The future of tawny owls could be in doubt because of a dramatic decline in the numbers of field voles - their main prey.
The warning comes from scientists at the Universities of Aberdeen and Aix-Marseilles in France following analysis of data from a 27-year study of tawny owls and field voles in the Kielder Water and Forest Park in Northumberland.
Professor Xavier Lambin, Professor of Ecology, said of the study published today (March 14) in Global Change Biology: “We believe there is a substantial threat to the tawny owls that feed on field voles - not those that live in lowland habitats or deciduous woodland where their prey is mice - because of the changes in vole numbers.
“Tawny owls only breed when there is sufficient prey. If they breed, how many eggs they lay, and how successful they are when they fledge their chicks - all rely heavily on vole density. Tawny owls do take sabbaticals from breeding if there is not enough prey, but our studies have shown that nowadays they are taking too many forced sabbaticals and not breeding enough.”
Dr Alexandre Millon, lead author of the paper and now a lecturer at Aix-Marseilles Université, added: ‘We also quantified to what extent our gloomy predictions for the future of owls could be altered by changing climate. Unfortunately, we found that owl reproduction is further deteriorated after wet and miserable winters, but the effect of vole scarcity on owls was much stronger than climate’.
Last year Professor Lambin and a team of international scientists published research which revealed there were fewer vole ‘outbreaks’ across Europe which they suspect could be due to climate change.
Ordinarily vole numbers vary enormously from year to year in a pattern which repeats itself every three to four years.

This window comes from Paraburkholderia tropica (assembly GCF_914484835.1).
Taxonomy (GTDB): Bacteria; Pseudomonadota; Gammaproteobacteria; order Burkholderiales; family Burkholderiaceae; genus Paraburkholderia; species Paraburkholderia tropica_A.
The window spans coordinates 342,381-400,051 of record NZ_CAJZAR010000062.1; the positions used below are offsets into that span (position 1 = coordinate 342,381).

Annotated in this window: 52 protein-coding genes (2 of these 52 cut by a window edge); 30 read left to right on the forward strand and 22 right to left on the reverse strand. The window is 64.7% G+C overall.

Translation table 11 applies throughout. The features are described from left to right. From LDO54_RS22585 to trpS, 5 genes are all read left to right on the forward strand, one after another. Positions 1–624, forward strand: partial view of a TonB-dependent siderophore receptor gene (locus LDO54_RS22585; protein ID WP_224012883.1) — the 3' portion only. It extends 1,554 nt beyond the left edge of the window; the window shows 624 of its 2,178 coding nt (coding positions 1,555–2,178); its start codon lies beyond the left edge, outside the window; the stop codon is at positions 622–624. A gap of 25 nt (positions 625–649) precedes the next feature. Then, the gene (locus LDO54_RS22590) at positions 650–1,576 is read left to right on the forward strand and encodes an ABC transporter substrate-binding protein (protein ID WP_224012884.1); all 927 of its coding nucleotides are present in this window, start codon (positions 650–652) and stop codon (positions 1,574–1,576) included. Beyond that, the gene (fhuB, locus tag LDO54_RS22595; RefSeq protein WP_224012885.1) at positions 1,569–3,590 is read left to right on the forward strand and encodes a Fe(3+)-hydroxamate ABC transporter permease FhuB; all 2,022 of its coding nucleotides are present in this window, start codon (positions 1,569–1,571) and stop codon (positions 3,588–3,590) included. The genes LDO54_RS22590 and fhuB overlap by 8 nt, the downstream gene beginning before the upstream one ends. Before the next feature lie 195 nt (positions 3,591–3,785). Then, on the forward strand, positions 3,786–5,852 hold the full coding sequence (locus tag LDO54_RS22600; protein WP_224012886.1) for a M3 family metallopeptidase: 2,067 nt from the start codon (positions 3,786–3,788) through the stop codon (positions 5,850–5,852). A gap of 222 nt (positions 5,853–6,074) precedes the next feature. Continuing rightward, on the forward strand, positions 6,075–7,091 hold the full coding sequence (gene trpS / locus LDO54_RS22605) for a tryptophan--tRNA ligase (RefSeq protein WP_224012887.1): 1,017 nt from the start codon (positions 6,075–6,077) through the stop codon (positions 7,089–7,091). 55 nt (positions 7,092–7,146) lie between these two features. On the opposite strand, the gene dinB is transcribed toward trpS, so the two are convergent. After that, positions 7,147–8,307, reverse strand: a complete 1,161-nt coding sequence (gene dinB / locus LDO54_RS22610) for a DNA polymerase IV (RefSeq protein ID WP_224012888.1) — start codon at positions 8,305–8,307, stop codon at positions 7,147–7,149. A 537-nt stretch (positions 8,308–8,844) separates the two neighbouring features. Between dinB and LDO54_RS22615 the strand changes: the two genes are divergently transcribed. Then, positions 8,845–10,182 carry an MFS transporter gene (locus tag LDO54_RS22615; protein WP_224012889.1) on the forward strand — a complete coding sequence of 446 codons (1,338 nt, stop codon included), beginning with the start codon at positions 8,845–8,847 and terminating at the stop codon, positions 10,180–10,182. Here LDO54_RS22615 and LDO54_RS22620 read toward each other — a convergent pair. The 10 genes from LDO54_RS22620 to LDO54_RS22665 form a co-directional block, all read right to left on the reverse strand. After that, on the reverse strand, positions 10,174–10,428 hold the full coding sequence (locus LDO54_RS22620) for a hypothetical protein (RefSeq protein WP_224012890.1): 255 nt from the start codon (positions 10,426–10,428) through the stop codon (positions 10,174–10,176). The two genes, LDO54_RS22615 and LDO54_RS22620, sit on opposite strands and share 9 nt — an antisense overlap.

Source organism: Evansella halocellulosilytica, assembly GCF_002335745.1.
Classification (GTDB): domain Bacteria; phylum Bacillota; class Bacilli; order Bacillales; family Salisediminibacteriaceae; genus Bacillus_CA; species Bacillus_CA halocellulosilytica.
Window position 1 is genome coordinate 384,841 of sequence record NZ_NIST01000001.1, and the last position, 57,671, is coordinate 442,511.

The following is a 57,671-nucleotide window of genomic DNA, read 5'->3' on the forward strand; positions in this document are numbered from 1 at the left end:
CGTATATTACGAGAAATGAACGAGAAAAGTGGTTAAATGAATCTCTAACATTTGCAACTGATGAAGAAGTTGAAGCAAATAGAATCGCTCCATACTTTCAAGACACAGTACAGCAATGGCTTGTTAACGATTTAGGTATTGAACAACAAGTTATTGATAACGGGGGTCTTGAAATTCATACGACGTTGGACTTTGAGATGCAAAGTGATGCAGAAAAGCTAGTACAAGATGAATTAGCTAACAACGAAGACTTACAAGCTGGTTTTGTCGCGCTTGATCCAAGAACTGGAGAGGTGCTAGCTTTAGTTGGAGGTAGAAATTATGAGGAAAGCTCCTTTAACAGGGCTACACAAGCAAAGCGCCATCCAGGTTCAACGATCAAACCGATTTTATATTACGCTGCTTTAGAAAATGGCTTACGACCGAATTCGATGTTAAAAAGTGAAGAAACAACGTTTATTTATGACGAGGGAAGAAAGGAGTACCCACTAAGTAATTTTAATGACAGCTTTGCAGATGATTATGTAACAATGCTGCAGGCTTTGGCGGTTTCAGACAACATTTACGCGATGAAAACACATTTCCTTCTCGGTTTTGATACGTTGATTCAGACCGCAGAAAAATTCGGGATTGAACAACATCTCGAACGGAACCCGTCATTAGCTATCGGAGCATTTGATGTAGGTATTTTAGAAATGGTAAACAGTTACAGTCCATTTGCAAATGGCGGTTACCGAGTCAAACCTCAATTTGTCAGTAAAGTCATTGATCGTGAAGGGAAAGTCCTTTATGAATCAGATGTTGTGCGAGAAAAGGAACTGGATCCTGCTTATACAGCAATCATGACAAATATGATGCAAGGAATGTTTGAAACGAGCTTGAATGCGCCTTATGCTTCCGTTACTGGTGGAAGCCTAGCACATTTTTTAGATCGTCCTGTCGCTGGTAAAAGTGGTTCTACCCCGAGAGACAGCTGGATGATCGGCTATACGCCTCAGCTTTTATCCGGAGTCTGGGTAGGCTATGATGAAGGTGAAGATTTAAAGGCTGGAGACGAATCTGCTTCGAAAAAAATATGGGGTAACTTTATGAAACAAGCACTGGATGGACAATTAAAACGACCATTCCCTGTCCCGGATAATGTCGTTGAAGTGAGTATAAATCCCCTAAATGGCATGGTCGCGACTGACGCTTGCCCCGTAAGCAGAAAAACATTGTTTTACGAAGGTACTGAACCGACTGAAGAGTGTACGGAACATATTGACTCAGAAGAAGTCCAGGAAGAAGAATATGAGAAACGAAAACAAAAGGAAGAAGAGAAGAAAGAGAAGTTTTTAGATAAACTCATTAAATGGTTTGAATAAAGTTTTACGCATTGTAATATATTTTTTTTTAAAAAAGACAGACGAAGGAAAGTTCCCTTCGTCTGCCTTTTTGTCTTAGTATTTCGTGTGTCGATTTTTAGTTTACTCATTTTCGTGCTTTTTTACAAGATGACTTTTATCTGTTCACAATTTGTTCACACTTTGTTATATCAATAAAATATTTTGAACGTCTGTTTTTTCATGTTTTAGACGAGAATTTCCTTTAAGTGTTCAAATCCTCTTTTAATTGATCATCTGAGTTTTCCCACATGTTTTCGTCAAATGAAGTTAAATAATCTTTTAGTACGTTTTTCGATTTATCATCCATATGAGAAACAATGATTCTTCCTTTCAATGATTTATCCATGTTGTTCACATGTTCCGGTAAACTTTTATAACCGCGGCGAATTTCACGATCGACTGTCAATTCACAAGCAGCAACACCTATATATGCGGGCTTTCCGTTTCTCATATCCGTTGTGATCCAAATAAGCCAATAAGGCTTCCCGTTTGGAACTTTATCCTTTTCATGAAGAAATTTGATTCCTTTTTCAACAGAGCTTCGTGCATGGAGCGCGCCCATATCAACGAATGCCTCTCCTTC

In a boom year - known as an outbreak - a patch of grass the size of a football pitch could be home to more than 500 voles. In a crash year, only a handful, maybe as few as one or two, would survive in the same area, although traditionally numbers would eventually rebuild again to reach the high densities of the previous outbreak.
The researchers predicted that changes to this ‘boom and bust’ vole cycle would have a knock-on effect on other species where voles are the food-staple and where they also play a key role in the ecosystem.
“We were lucky to have access to this unique data from the Kielder Forest - much of which has been gathered by amateur enthusiasts - which has enabled us to dissect the birth and death rate of tawny owls,” said Professor Lambin.
“Our studies have shown a real demographic deficit in the tawny owl population which even an immigrant population of tawny owls, coming to the area from elsewhere, will not completely compensate.
“If conditions do not revert to how it used to be with vole boom and bust populations, this imbalance will lead to the population becoming extinct.
“However this would not be overnight - owls are quite long lived. Typically they live seven, eight, even up to 20 years, so without our data acting as a warning flag it would be a long time before the threat they are facing became obvious.”
Professor Lambin believes the problem could be much wider than the study actually shows.
“The Kielder Forest is representative of other manmade forests across northern UK. Moorlands also have the same sort of situation where voles used to have large outbreak years. And it’s not just tawny owls that feed on grass-eating voles – so do buzzards, kestrels, foxes, badgers and weasels,” he added.
“In addition, the climate change that we are seeing, with milder winters like this year, is not helping tawny owls. You might think that climate change could save these animals because it has not been a harsh winter. But winters like this one are very detrimental for owls because the birds need energy from food to keep warm when it is wet and windy. In the absence of plentiful voles, many vole-eating predators will decline irrespective of any improvement in the weather.”
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